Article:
By: Javi Calderon
Birmingham City Council Considering Moratorium on FastCash
Following the model of a cityordinance passed in nearby Midfield, Alabama, the Birmingham City Council will vote on Tuesday on whether or not to place a moratorium onbusinesses that offer quick cash or quick credit products like payday loans, check cashingand car title loans.
In Midfield, the ordinance caps thenumber of such businesses operating within the city at its current number of12. If any of those 12 leave, the city will grant one new competitor a license.Midfield Mayor Gary Richardson claims that these restrictions are in line withzoning limits for any kind of business, yet the city is already facing alawsuit from a lender who claims that the ordinance is in violation of freecommerce laws.
In Birmingham, however, there is noordinance, just a moratorium. If passed, the growth of the deferred depositindustry in the city will only temporarily be halted.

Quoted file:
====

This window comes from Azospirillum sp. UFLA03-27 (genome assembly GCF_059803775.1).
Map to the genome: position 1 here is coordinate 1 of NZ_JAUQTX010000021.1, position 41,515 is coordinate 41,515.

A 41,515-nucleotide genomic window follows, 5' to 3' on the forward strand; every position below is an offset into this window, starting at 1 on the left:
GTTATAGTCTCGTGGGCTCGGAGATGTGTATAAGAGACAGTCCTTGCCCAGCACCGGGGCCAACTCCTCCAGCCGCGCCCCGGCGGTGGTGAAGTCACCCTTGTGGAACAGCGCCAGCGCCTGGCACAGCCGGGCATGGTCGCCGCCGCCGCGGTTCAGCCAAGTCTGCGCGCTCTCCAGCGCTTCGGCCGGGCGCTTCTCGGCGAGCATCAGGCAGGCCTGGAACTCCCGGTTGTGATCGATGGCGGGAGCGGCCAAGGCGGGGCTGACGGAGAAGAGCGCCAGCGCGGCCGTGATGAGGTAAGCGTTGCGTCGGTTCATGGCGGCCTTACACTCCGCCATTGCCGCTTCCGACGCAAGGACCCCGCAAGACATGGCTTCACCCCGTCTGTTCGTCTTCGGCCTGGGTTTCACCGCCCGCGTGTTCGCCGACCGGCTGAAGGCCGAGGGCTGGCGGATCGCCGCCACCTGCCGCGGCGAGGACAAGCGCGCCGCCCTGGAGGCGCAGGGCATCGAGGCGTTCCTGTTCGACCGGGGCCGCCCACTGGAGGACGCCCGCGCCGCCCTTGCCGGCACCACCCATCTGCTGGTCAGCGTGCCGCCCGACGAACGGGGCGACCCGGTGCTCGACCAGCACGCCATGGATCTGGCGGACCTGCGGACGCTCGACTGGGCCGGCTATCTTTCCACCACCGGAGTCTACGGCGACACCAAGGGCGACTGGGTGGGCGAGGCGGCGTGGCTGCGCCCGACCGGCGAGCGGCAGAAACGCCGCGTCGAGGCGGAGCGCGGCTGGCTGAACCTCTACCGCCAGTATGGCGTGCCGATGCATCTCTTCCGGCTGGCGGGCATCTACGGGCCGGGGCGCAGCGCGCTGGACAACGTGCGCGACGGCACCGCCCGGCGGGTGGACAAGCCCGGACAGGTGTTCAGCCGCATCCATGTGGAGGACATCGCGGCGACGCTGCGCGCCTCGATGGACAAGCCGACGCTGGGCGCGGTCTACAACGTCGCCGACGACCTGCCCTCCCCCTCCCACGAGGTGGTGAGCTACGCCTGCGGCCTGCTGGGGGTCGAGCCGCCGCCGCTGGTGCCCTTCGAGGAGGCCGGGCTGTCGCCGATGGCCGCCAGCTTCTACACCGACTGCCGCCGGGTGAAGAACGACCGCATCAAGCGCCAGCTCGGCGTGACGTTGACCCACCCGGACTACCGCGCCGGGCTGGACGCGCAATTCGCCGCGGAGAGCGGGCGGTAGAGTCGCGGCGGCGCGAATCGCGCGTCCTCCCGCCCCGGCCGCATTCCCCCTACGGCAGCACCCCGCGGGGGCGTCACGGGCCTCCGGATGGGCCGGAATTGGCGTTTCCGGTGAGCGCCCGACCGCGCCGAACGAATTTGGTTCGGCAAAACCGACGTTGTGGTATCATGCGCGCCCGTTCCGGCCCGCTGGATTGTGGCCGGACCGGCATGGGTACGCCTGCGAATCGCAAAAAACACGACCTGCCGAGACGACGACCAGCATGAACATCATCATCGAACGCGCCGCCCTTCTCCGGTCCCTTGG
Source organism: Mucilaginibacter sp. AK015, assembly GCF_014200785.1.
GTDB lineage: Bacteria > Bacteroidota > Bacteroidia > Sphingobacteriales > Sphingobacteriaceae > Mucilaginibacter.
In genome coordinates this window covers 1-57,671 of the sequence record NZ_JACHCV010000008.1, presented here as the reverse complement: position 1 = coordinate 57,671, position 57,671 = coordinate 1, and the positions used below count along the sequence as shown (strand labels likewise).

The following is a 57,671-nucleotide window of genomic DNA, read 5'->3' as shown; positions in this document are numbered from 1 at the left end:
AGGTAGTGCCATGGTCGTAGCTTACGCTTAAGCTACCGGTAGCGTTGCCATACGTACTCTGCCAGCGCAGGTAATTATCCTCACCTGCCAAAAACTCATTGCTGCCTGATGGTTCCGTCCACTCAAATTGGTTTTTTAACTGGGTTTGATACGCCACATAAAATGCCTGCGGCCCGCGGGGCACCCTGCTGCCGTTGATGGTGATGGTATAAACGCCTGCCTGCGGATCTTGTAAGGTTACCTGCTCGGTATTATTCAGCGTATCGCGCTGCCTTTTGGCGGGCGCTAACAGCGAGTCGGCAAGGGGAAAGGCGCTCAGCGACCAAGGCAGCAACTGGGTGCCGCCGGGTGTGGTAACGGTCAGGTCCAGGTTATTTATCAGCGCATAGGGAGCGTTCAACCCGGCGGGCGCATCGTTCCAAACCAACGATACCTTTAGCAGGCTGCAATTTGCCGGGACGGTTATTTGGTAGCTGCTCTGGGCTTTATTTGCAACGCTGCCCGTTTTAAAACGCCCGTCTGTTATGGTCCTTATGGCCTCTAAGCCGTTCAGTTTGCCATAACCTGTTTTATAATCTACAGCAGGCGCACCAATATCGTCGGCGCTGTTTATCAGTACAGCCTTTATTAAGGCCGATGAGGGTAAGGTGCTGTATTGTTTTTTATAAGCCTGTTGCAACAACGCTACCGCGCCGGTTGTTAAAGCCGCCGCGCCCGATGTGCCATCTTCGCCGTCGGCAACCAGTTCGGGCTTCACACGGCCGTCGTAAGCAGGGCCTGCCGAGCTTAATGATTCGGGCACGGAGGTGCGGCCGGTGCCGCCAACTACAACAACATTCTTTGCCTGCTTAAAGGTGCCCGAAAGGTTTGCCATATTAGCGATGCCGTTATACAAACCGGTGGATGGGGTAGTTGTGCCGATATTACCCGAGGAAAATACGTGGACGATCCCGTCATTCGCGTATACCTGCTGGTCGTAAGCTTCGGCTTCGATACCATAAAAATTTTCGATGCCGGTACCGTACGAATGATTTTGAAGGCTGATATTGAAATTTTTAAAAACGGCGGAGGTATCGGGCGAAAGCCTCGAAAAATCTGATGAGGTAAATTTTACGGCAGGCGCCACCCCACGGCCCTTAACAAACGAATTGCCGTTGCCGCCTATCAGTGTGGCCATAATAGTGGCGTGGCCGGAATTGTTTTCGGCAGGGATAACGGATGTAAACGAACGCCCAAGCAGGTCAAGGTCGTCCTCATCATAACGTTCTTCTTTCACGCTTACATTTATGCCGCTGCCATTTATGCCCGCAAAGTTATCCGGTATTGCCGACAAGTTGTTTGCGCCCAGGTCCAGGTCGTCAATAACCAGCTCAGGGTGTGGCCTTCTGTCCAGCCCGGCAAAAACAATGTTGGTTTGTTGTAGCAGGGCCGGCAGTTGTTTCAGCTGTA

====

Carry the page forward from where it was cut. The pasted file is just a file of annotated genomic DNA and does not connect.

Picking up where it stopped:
Councilwoman Valerie Abbott, chairof the city Planning and Zoning Committee, stressed that the ban is onlytemporary in order to allow the council to examine the legality of taking morepermanent measures.
The moratorium was proposed by thechairwoman of the Economic Development Committee, Lashunda Scales. Scalesargues that the city has become inundated with nontraditional lending stores tothe point that they are hampering the city’s economic development by limitingthe available retail space for businesses that would provide more economicdiversity.
While Scales is certainly on amission to curb the spread of payday loan and cash advance stores inBirmingham, she also understands the need for, and draw to, these types ofbusinesses. She points out that these businesses offer cash-strapped customersa service that they otherwise could not receive.
Part of the battle of protecting low-income citizens,according to Scales, is through education, legislation and encouraging banks tooffer products that would compete in that market.